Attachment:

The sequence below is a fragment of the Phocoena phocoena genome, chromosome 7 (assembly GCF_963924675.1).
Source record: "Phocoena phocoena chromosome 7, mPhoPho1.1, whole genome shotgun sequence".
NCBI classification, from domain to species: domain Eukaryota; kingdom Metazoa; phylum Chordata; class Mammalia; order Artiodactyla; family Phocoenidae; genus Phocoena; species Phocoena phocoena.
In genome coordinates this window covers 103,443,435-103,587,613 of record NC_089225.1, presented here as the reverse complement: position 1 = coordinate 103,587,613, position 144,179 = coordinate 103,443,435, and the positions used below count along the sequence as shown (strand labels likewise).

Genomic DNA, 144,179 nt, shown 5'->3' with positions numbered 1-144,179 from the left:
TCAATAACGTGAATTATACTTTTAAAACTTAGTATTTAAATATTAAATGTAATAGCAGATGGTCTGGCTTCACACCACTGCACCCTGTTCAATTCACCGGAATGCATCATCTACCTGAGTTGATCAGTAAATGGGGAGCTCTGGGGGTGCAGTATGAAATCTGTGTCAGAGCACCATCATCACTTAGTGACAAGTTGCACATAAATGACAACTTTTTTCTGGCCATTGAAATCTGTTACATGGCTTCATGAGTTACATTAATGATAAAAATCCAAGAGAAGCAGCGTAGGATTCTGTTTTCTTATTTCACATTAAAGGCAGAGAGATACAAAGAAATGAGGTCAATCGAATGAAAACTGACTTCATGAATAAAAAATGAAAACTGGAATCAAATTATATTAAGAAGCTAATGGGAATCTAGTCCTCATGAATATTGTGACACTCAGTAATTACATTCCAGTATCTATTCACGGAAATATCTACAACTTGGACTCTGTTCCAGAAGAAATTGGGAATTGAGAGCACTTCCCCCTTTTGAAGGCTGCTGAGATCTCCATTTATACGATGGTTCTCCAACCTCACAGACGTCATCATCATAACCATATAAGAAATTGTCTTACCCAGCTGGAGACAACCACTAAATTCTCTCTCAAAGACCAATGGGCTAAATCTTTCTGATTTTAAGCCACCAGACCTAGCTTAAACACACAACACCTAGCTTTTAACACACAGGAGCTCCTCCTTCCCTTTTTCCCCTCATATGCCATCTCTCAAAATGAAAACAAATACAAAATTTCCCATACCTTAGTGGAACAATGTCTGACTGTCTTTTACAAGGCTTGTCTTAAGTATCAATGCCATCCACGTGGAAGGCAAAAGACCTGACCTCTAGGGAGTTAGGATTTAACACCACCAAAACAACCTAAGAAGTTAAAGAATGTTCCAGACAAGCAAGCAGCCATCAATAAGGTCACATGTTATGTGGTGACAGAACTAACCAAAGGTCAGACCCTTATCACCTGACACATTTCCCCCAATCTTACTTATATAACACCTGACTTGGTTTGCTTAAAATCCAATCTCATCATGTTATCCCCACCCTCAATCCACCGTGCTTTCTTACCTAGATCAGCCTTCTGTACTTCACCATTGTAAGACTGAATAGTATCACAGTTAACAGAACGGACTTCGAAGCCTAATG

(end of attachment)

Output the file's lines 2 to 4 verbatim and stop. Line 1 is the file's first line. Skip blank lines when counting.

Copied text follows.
Source record: "Phocoena phocoena chromosome 7, mPhoPho1.1, whole genome shotgun sequence".
NCBI classification, from domain to species: domain Eukaryota; kingdom Metazoa; phylum Chordata; class Mammalia; order Artiodactyla; family Phocoenidae; genus Phocoena; species Phocoena phocoena.
In genome coordinates this window covers 103,443,435-103,587,613 of record NC_089225.1, presented here as the reverse complement: position 1 = coordinate 103,587,613, position 144,179 = coordinate 103,443,435, and the positions used below count along the sequence as shown (strand labels likewise).